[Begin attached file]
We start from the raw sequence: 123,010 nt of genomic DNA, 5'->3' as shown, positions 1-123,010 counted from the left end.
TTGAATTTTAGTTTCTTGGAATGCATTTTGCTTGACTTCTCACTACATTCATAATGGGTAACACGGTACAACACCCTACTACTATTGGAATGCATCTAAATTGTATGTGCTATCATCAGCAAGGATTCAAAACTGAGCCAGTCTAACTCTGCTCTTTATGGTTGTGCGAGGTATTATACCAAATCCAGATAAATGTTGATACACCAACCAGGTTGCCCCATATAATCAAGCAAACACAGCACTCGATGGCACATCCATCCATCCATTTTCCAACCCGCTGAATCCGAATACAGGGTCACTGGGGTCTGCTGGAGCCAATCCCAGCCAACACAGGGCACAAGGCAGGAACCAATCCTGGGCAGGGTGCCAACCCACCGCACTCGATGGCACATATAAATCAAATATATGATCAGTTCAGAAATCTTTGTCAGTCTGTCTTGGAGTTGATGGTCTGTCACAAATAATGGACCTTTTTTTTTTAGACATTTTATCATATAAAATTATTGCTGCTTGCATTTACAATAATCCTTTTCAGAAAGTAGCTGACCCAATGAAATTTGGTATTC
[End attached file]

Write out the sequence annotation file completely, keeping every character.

We start from the raw sequence: 123,010 nt of genomic DNA, 5'->3' as shown, positions 1-123,010 counted from the left end.
TTGAATTTTAGTTTCTTGGAATGCATTTTGCTTGACTTCTCACTACATTCATAATGGGTAACACGGTACAACACCCTACTACTATTGGAATGCATCTAAATTGTATGTGCTATCATCAGCAAGGATTCAAAACTGAGCCAGTCTAACTCTGCTCTTTATGGTTGTGCGAGGTATTATACCAAATCCAGATAAATGTTGATACACCAACCAGGTTGCCCCATATAATCAAGCAAACACAGCACTCGATGGCACATCCATCCATCCATTTTCCAACCCGCTGAATCCGAATACAGGGTCACTGGGGTCTGCTGGAGCCAATCCCAGCCAACACAGGGCACAAGGCAGGAACCAATCCTGGGCAGGGTGCCAACCCACCGCACTCGATGGCACATATAAATCAAATATATGATCAGTTCAGAAATCTTTGTCAGTCTGTCTTGGAGTTGATGGTCTGTCACAAATAATGGACCTTTTTTTTTTAGACATTTTATCATATAAAATTATTGCTGCTTGCATTTACAATAATCCTTTTCAGAAAGTAGCTGACCCAATGAAATTTGGTATTC